Difficult to put yourself back in the eighteenth century and at times seemed the same for the author, particularly in terms of slavery, the topic of which he revisited a number of times painting Washington as a benevolent master who alternately struggled with the necessity at Mt. Vernon while bowing to the pressures of those strongly in support of the system. He hoped it would fade away and manumitted his slaves upon his death.
Washington did not have the benefit of an extensive education and was ever cognizant of those men around him who did. He confronted constant conflict with forming the fragile infant government, his manipulative vindictive unsupportive mother, ever-present teeth issues, foreign policy issues, and his lack of financial expertise in handling his own estate.
For all his flaws, he still proved an exceptional leader, his 6’ frame and inspiring and remarkable history commanding a hush of respect from the people. There were times when the chronology stepped back depending on the current discussion, repeated insightful observances of the expertise with which he handled situations and people, and sought to drive home a point previously made.
Perhaps the book could have been shorter and we’d have been just as impressed with the man who finally, adamantly refused another term and died two years following his retirement of a throat infection in 1799 that was treated at the time with multiple bleedings and an enema.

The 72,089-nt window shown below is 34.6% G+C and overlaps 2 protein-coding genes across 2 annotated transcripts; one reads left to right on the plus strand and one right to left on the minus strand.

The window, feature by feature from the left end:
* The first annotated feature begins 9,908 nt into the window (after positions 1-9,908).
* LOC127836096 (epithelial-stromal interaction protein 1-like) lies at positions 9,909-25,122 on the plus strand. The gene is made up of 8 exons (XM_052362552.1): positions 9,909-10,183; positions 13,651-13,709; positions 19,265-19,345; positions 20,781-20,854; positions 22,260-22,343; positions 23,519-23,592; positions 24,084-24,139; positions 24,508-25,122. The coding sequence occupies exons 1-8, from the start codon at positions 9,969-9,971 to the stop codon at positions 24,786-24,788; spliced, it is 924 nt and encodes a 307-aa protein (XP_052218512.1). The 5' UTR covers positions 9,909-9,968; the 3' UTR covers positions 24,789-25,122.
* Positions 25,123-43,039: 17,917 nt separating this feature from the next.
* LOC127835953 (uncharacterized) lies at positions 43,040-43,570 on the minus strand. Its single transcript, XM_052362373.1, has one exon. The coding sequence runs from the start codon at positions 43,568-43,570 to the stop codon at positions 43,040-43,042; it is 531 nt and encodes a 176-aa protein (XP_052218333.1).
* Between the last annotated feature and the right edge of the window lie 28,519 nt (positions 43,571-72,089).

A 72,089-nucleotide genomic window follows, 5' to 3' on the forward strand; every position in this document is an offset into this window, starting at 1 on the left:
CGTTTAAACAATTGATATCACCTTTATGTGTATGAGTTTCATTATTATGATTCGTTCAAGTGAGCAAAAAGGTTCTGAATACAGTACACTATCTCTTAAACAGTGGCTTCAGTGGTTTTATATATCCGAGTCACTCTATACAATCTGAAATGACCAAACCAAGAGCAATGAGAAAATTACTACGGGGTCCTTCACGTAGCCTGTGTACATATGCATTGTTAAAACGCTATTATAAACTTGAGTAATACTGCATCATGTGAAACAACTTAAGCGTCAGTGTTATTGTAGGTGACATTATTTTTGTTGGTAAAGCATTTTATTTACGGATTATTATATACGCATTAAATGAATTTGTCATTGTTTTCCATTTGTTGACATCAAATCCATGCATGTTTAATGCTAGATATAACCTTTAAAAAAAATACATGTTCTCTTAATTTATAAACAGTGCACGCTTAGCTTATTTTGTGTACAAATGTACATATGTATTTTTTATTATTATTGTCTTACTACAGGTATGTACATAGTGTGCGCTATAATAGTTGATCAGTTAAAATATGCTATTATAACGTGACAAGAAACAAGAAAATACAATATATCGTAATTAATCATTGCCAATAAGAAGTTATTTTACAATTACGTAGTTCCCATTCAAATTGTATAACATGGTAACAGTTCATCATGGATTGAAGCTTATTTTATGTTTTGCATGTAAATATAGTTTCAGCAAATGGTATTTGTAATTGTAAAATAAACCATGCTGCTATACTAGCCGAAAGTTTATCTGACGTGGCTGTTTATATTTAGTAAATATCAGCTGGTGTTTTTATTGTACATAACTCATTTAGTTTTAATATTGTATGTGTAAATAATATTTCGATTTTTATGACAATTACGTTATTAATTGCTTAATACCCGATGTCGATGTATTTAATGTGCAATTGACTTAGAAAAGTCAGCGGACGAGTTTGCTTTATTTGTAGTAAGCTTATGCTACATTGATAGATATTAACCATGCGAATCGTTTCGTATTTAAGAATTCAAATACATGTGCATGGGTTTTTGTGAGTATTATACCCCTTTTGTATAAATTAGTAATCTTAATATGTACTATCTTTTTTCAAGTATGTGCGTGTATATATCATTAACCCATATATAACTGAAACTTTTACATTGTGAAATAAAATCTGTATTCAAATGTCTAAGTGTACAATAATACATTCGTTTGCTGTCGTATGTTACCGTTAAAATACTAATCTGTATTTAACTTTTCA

I downloaded a copy of this audiobook from my local well-stocked library. These are my honest thoughts.
Genre: American Revolution Biographies, Historical Biographies, Biographies of Presidents & Heads of State
Publisher: Penguin Audio
Listening Length: 41 hrs 54 mins
Narrator: Scott Brick
Publication Date: October 5, 2010
Source: Local Library (Audiobook Selections)
Title Link: Washington: A Life [Amazon]
Rosepoint Publishing: Four point Five Stars
The Author: Ron Chernow won the National Book Award in 1990 for his first book, The House of Morgan, and his second book, The Warburgs, won the Eccles Prize as the Best Business Book of 1993. His biography of John D. Rockefeller, Sr., Titan, was a national bestseller and a National Book Critics Circle Award finalist.
[Goodreads] Ron Chernow was born in 1949 in Brooklyn, New York. After graduating with honors from Yale College and Cambridge University with degrees in English Literature, he began a prolific career as a freelance journalist. Between 1973 and 1982, Chernow published over sixty articles in national publications, including numerous cover stories. In the mid-80s Chernow went to work at the Twentieth Century Fund, a prestigious New York think tank, where he served as director of financial policy studies and received what he described as “a crash course in economics and financial history.”
In addition to writing biographies, Chernow is a book reviewer, essayist, and radio commentator. His book reviews and op-ed articles appear frequently in The New York Times and The Wall Street Journal. He comments regularly on business and finance for National Public Radio and for many shows on CNBC, CNN, and the Fox News Channel. In addition, he served as the principal expert on the A&E biography of J.P. Morgan and will be featured as the key Rockefeller expert on an upcoming CNBC documentary.
The Narrator: Scott Brick is an American actor, writer and award-winning narrator of over 800 audiobooks. Audiobook narrator Scott Brick (2012). Born, (1966-01-30) January 30, 1966 (age 57). Santa Barbara, California, US. Occupation(s), Actor, Writer, Narrator. [Wikipedia]